Quickly, some thoughts on both Batum and Claver.

Nicolas Batum

Batum's night was totally derailed by foul trouble. He received two in the game's first six minutes and had to sit for an extended period of time. He received his third less than four minutes into the third quarter and had to sit again. His first foul was an obvious push off on Ricky Rubio while trying to drive on the perimeter; his second foul was a dumb one while Calderon was shooting a jumper; his third prevented a Claver lay-up.

On virtually any other night of this tournament, Batum's absence due to fouls would have been a death blow, as France simply needs him too much as a secondary scoring option. In this game, the French managed to survive because, as the old joke goes, Parker and Batum combined to score 35 (the latter chipping in just one three-pointer).

This just wasn't a very good night all-around for Batum. He forced a pass early into a pack of defenders that resulted in an easy steal. He was beaten off the dribble by Calderon (a tough cross-match, to be sure) on two occasions. The first ended with a Calderon lay-up and the second ended with an easy dish to Fernandez for a dunk. He couldn't seem to find a way to make an impact on the boards on either end, and I don't think he made a single aggressive move off the dribble all night. His best offensive plays were passes: a nice touch pass to Diaw that drew a foul and free throws, and a nice entry pass to Diaw that set him up for a reverse lay-up.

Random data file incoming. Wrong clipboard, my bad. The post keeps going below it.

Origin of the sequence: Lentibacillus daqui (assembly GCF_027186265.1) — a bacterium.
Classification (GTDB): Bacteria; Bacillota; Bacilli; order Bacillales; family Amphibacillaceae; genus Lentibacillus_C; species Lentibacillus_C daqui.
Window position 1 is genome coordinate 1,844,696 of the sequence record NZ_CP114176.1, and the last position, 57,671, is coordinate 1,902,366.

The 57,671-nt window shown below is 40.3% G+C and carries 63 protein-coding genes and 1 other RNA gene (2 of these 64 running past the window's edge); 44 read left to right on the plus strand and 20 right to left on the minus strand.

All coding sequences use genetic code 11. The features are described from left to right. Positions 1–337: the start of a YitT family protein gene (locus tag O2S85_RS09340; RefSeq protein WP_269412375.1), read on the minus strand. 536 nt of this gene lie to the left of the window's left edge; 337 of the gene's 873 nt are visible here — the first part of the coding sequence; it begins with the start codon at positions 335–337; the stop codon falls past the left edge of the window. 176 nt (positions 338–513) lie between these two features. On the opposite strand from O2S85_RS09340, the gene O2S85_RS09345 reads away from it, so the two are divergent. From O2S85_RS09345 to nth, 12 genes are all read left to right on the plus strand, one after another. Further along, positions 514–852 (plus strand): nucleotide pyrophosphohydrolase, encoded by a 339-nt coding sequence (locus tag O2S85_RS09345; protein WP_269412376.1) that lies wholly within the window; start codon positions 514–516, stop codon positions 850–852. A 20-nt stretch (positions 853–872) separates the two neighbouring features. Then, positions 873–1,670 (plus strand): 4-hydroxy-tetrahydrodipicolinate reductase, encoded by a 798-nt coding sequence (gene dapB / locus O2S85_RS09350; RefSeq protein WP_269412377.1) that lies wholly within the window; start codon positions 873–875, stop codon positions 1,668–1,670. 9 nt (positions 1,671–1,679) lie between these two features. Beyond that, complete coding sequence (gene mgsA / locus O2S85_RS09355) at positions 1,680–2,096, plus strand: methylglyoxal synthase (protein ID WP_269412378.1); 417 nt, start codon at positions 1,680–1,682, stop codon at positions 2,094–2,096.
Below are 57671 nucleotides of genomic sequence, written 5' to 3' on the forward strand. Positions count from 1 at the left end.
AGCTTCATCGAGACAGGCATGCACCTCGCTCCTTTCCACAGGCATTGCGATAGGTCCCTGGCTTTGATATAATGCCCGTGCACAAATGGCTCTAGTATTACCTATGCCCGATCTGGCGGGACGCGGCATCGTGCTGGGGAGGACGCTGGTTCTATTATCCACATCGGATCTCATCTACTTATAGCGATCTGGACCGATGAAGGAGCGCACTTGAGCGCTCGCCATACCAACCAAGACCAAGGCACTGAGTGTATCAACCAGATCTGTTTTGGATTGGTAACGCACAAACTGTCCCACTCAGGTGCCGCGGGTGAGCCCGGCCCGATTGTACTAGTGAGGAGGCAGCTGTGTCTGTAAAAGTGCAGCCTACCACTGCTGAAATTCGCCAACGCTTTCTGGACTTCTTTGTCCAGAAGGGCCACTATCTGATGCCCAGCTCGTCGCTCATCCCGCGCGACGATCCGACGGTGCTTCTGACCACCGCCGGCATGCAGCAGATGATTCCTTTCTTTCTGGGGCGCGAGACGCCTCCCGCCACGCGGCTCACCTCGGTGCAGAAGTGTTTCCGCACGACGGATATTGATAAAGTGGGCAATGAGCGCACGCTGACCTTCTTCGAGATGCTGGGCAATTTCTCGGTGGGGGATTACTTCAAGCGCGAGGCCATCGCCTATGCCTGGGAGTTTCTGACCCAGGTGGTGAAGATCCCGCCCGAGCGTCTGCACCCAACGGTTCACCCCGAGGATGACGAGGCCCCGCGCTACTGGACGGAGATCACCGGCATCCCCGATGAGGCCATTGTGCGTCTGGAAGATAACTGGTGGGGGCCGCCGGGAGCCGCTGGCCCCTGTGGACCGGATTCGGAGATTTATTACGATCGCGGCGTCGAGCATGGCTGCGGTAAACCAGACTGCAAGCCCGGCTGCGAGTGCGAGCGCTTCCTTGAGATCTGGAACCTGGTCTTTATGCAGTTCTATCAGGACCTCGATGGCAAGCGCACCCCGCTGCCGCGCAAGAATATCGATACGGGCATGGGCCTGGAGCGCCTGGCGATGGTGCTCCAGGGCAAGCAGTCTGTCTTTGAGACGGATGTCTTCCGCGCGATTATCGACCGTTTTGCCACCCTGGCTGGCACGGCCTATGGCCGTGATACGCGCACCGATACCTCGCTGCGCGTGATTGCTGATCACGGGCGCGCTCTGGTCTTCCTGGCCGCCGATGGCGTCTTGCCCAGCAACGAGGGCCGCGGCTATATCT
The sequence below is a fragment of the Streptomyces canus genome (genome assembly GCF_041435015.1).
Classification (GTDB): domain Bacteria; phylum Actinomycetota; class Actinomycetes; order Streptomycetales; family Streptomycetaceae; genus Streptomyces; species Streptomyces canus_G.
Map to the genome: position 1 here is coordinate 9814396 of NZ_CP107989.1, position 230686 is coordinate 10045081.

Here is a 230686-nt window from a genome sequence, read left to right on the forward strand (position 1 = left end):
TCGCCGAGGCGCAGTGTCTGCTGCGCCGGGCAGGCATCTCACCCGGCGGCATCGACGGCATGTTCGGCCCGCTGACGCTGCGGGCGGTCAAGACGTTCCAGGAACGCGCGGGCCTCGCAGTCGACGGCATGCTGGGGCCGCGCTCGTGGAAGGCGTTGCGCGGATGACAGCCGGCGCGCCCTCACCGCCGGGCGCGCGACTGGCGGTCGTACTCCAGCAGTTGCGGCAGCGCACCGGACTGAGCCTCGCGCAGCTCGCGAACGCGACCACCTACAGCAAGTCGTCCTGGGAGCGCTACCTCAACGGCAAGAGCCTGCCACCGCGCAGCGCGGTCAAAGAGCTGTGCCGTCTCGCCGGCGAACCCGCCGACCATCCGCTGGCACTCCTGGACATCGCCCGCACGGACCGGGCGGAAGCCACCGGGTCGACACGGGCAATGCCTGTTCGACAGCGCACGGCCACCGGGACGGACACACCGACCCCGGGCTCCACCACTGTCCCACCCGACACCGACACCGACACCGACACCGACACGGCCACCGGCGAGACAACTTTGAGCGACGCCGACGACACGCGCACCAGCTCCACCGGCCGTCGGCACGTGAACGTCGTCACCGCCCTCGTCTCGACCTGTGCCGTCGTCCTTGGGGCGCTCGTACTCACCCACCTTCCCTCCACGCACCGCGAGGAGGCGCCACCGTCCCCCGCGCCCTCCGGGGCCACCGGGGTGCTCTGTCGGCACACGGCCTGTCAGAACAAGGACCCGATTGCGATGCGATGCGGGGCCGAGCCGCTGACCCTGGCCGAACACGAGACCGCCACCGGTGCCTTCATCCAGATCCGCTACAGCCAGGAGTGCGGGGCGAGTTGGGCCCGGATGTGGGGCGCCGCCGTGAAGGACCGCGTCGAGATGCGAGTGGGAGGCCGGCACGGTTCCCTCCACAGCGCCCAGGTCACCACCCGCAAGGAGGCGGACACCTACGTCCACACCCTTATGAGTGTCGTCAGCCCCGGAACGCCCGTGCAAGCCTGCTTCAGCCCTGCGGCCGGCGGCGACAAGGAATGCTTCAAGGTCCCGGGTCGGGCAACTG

He did save the evening with his late play. His only made basket came at the four minute mark of the fourth, a wide open three from the left corner. He also made at least three nice defensive plays, deflecting a pass out of bounds, forcing the shot clock violation on Gasol (mentioned above), and coming from behind Gasol to deflect an entry pass and force a turnover (also mentioned above). Throughout the final sequence, he did well to shadow Fernandez, although the Spanish guard beat himself with his thoughtless shot selection.

Batum's late turnover (mentioned above) and his lack of any offensive impact still kept his late-game play from being "all good." Put it this way: if France loses this game, he's at the very top of the list of goats.

Victor Claver

Claver's stat line was similar to Batum's but his night wasn't nearly as nightmarish.

He got on the board early with a lay-up set up by Rubio in transition, after Diaw turned over the ball at midcourt. That would prove to be his only basket of the evening; his only other point came when he split a pair of free throws in the third quarter after Batum was forced to foul him. The lack of offense wasn't a huge deal; he's Spain's fifth option and that really shows in a high stakes game like this.